“You don’t need to be super aggressive to succeed. I truly believe from experience and plenty of external research backs this up that better decisions are made when there is diversity of thought. Females tend to bring a different angle to the table." Kelli Meagher, Portfolio Manager, Sage Capital.
Kate is more optimistic, and like Kelli is always keen to support other women become leaders. Last year, an aspiring young woman asked her how she could get a career in such a male dominated industry. To her surprise, Kate replied by providing her with evidence of female CEO's and fund managers thriving in the industry. Young women should not worry whether being female would be a drawback anymore. They should focus on excelling at the tasks at hand. Being very good at your job is a prerequisite for any gender. She says that she has been very lucky to be surrounded by courteous gentlemen and gracious women who respect her role and experience, and who provide equal opportunities to grow. Moreover, she believes having emotional intelligence is the key to dealing with stakeholders, no matter what gender.
“Young women should not worry whether being female would be a drawback anymore. They should focus on excelling at the tasks at hand. Being very good at your job is a prerequisite for any gender.” Kate Samranvedhya, Deputy Chief Investment Officer, Jamieson Coote Bonds.
Alana is somewhere in the middle, as she sees room for improvement on this front. From her experience she believes organisations can lead by not only saying they value diversity, but by acting accordingly. For the most part, if employees are highly valued, then gender diversity is displayed through their actions and not just corporate policy.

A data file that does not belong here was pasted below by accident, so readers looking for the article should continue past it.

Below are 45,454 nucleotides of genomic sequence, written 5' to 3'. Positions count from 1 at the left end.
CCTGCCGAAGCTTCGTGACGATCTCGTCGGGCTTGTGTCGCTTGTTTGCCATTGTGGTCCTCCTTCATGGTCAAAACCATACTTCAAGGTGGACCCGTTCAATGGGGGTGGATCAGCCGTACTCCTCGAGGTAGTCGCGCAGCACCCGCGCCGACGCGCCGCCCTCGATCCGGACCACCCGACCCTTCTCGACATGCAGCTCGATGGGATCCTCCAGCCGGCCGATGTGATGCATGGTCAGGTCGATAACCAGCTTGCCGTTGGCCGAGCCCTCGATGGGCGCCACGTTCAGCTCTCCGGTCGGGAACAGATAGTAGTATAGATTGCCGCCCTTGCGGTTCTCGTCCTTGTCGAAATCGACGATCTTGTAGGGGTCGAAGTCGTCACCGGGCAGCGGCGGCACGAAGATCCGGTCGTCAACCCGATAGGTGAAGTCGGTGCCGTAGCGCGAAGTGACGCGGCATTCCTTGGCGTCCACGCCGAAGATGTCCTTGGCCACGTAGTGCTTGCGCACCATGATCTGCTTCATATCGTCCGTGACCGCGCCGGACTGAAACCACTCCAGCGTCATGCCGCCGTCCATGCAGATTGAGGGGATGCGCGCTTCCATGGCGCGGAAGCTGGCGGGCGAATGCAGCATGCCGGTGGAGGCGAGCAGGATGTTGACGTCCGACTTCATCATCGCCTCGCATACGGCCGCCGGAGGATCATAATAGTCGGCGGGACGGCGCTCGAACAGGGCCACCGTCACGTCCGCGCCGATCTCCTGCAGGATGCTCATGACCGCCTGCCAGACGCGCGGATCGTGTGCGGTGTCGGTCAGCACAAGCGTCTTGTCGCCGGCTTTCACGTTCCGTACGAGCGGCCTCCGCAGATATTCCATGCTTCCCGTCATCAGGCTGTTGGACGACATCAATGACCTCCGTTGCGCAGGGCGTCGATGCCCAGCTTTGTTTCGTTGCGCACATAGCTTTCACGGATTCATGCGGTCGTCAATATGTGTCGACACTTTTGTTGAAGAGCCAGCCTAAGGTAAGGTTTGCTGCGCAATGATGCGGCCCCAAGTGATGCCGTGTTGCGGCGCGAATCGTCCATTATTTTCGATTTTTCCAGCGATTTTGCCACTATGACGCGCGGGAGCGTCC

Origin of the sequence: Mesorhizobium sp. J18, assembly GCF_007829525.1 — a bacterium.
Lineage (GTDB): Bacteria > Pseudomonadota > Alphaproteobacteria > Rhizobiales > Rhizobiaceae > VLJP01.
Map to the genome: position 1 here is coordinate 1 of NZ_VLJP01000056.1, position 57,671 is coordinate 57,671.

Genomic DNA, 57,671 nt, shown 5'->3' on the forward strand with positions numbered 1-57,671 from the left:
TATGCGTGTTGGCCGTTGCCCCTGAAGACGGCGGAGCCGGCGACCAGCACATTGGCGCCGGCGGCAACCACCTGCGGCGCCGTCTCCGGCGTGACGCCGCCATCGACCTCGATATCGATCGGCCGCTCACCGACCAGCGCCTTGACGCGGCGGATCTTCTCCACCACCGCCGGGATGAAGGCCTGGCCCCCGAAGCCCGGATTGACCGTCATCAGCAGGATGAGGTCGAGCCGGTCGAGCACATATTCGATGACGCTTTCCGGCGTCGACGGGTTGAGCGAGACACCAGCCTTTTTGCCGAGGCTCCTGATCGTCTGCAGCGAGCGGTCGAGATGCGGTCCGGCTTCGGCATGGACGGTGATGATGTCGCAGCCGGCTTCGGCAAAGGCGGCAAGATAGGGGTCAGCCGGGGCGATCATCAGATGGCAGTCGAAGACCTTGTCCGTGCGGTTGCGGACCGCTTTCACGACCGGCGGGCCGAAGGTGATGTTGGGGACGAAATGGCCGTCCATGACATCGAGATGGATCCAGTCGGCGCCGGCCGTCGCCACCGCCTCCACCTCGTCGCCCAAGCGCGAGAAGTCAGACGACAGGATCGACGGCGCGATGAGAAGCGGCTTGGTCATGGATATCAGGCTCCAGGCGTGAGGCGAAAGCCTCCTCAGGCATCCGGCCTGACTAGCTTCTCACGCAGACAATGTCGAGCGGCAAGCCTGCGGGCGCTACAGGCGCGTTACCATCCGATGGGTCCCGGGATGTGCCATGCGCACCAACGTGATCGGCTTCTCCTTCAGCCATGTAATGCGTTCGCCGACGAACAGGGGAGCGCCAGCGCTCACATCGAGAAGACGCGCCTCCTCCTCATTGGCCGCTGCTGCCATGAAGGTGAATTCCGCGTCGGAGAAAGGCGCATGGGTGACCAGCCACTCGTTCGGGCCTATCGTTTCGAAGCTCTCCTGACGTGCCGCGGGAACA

Angela shares a more upbeat opinion. She says that throughout her career she has always worked with strong women. She recalls many mentors that inspired her through their vision and work ethos, and most of them shared similar qualities – they were inclusive, motivating and honest.
From an investing point of view, Kelli says healthcare is a sector to watch. One stock that stands out is Resmed, as it has done a great job in growing profits for many years in its core business of continuous positive airway pressure machines and masks for sleep apnoea, but it is not a company that rests on its laurels. In recent years, Resmed has shifted to really harnessing technology which has not only furthered the gap between the competition and increased its annuity type revenue streams, but has also opened doors for new areas of growth in adjacent segments such as nursing and healthcare services in the home.
As the population ages in developed countries and healthcare costs escalate, healthcare companies need to demonstrate that not only do their products produce better outcomes for patients but they lower the costs for the healthcare system as well. Resmed is setting itself up nicely to benefit from this theme.
The recent drawdown in equity prices by 10% in one week, has only happened five times in the past. Such events mark an end of an era, the fall of France in 1940, the October market crash in 1987, the tech bubble burst in 2000, and the global financial crisis in 2008. Kate is concerned that the financial repression era is upon us and quantitative easing is becoming less effective. The aggregate level of debt has been ballooning for years. She believes you may be better off staying in liquid asset classes in case the worst scenario materialises. It will pay off to read the fine print to understand the definition of liquidity.
Alana explains that many investors are concerned about slowing global growth, heighten volatility and a low interest rate environment which are all playing havoc on risk adjusted returns. This means investors will need think about how they reallocate assets to ensure their capital is preserved and that they hold quality assets during these tough times. Particularly for those in pre-retirement or retired where sequencing risk can be an issue.
In terms of marketing, Angela believes video marketing will be used more widely in the industry to help build trust in the people responsible for managing money and their core values. Content will still remain king with a focus on education. Given the heightened volatility in global markets and the geopolitics at play, she also believes investors will be looking deeper at how their investments are being managed, and seeking more defensive portfolio allocations – to help balance out the risk within portfolios.